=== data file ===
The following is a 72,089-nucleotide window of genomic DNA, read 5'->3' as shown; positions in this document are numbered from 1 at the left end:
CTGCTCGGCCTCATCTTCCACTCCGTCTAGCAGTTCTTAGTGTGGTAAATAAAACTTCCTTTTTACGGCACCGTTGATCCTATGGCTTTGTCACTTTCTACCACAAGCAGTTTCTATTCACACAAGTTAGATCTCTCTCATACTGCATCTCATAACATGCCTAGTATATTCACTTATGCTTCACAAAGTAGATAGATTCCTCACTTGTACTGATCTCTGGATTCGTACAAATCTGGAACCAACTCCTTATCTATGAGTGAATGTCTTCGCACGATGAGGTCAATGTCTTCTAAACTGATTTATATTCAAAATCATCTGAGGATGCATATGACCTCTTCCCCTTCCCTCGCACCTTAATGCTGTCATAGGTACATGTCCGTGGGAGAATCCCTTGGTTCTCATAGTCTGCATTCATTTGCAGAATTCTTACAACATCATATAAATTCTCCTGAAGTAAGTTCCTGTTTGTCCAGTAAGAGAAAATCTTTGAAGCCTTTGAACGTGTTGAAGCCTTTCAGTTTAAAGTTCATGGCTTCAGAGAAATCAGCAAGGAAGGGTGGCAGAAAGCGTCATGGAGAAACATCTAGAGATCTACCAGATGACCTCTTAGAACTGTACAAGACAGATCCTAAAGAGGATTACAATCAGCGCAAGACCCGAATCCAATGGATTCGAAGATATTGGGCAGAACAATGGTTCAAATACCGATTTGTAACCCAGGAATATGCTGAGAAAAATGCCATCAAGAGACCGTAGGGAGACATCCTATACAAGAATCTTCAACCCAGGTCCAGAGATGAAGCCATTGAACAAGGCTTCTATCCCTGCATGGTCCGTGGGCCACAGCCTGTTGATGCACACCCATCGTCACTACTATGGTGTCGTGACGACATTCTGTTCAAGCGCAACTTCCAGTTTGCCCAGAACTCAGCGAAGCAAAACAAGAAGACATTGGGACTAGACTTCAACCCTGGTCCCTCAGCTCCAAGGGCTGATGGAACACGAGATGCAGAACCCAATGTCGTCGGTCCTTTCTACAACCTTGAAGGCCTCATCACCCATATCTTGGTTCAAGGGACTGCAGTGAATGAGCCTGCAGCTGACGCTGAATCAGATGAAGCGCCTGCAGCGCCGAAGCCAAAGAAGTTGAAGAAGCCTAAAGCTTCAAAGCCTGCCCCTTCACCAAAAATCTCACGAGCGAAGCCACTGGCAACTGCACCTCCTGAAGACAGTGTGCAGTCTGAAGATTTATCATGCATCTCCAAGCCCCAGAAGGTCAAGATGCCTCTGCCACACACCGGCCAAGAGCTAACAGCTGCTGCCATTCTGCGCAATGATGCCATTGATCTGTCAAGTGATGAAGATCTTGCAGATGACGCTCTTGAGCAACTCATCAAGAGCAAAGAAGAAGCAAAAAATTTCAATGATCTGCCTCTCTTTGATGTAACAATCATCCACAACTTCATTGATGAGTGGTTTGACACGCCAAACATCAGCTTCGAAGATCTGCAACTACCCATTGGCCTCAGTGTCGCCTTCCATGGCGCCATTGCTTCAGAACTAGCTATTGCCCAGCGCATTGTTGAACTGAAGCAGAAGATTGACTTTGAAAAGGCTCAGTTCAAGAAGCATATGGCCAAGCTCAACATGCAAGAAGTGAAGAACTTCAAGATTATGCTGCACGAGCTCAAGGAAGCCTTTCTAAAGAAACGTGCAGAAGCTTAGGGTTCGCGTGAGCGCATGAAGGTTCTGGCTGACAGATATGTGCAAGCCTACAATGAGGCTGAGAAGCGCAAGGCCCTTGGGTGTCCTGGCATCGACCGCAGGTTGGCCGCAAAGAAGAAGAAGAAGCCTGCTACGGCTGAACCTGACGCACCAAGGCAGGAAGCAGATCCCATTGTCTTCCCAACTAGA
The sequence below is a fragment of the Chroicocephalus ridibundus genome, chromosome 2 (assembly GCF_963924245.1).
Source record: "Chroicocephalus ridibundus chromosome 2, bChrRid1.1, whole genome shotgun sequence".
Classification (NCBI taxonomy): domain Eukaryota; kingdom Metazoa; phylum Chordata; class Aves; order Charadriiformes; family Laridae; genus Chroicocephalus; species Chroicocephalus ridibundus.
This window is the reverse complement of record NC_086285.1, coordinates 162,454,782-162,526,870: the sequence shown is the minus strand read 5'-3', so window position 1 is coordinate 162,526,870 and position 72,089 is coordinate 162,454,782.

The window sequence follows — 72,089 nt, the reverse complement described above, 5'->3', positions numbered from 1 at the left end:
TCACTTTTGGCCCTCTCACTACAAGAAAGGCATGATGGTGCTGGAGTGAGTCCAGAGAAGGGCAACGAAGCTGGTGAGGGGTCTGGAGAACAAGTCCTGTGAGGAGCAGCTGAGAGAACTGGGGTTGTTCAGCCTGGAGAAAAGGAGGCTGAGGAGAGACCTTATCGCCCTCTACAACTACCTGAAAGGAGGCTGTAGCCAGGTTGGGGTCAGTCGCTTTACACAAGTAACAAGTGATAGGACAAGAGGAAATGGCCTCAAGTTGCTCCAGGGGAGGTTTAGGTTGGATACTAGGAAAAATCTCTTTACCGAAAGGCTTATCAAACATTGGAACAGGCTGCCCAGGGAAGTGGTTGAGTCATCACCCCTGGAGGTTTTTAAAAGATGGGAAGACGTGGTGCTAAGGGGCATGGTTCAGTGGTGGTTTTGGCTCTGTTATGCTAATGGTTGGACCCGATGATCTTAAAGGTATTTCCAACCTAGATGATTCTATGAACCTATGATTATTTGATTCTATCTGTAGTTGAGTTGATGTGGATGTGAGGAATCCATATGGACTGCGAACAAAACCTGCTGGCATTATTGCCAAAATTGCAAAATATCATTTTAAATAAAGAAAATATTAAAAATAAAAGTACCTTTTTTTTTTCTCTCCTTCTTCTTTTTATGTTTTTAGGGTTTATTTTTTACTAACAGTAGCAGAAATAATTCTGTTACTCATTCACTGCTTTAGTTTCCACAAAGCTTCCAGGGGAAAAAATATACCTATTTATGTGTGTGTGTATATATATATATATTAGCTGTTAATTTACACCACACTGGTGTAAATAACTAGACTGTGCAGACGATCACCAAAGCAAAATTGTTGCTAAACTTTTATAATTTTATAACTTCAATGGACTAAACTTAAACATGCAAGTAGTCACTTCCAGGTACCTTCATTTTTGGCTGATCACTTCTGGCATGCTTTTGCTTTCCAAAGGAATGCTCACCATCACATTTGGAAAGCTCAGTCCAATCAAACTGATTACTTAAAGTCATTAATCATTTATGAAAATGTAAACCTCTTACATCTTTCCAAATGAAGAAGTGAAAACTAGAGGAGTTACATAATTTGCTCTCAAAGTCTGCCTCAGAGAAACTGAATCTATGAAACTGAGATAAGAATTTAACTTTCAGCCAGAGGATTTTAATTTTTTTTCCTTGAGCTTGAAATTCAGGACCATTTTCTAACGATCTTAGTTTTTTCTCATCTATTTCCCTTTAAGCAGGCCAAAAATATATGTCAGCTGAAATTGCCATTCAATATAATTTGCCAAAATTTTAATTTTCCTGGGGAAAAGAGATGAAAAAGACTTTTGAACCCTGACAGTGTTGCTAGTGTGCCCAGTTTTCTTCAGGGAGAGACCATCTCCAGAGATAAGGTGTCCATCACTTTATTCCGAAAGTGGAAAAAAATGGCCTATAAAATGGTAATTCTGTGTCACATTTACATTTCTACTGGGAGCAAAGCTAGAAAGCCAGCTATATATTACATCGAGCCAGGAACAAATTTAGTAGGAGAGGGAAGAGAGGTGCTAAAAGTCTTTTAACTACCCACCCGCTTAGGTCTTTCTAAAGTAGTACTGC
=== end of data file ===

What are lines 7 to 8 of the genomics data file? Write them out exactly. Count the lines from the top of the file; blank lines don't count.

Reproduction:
The window sequence follows — 72,089 nt, the reverse complement described above, 5'->3', positions numbered from 1 at the left end:
TCACTTTTGGCCCTCTCACTACAAGAAAGGCATGATGGTGCTGGAGTGAGTCCAGAGAAGGGCAACGAAGCTGGTGAGGGGTCTGGAGAACAAGTCCTGTGAGGAGCAGCTGAGAGAACTGGGGTTGTTCAGCCTGGAGAAAAGGAGGCTGAGGAGAGACCTTATCGCCCTCTACAACTACCTGAAAGGAGGCTGTAGCCAGGTTGGGGTCAGTCGCTTTACACAAGTAACAAGTGATAGGACAAGAGGAAATGGCCTCAAGTTGCTCCAGGGGAGGTTTAGGTTGGATACTAGGAAAAATCTCTTTACCGAAAGGCTTATCAAACATTGGAACAGGCTGCCCAGGGAAGTGGTTGAGTCATCACCCCTGGAGGTTTTTAAAAGATGGGAAGACGTGGTGCTAAGGGGCATGGTTCAGTGGTGGTTTTGGCTCTGTTATGCTAATGGTTGGACCCGATGATCTTAAAGGTATTTCCAACCTAGATGATTCTATGAACCTATGATTATTTGATTCTATCTGTAGTTGAGTTGATGTGGATGTGAGGAATCCATATGGACTGCGAACAAAACCTGCTGGCATTATTGCCAAAATTGCAAAATATCATTTTAAATAAAGAAAATATTAAAAATAAAAGTACCTTTTTTTTTTCTCTCCTTCTTCTTTTTATGTTTTTAGGGTTTATTTTTTACTAACAGTAGCAGAAATAATTCTGTTACTCATTCACTGCTTTAGTTTCCACAAAGCTTCCAGGGGAAAAAATATACCTATTTATGTGTGTGTGTATATATATATATATTAGCTGTTAATTTACACCACACTGGTGTAAATAACTAGACTGTGCAGACGATCACCAAAGCAAAATTGTTGCTAAACTTTTATAATTTTATAACTTCAATGGACTAAACTTAAACATGCAAGTAGTCACTTCCAGGTACCTTCATTTTTGGCTGATCACTTCTGGCATGCTTTTGCTTTCCAAAGGAATGCTCACCATCACATTTGGAAAGCTCAGTCCAATCAAACTGATTACTTAAAGTCATTAATCATTTATGAAAATGTAAACCTCTTACATCTTTCCAAATGAAGAAGTGAAAACTAGAGGAGTTACATAATTTGCTCTCAAAGTCTGCCTCAGAGAAACTGAATCTATGAAACTGAGATAAGAATTTAACTTTCAGCCAGAGGATTTTAATTTTTTTTCCTTGAGCTTGAAATTCAGGACCATTTTCTAACGATCTTAGTTTTTTCTCATCTATTTCCCTTTAAGCAGGCCAAAAATATATGTCAGCTGAAATTGCCATTCAATATAATTTGCCAAAATTTTAATTTTCCTGGGGAAAAGAGATGAAAAAGACTTTTGAACCCTGACAGTGTTGCTAGTGTGCCCAGTTTTCTTCAGGGAGAGACCATCTCCAGAGATAAGGTGTCCATCACTTTATTCCGAAAGTGGAAAAAAATGGCCTATAAAATGGTAATTCTGTGTCACATTTACATTTCTACTGGGAGCAAAGCTAGAAAGCCAGCTATATATTACATCGAGCCAGGAACAAATTTAGTAGGAGAGGGAAGAGAGGTGCTAAAAGTCTTTTAACTACCCACCCGCTTAGGTCTTTCTAAAGTAGTACTGC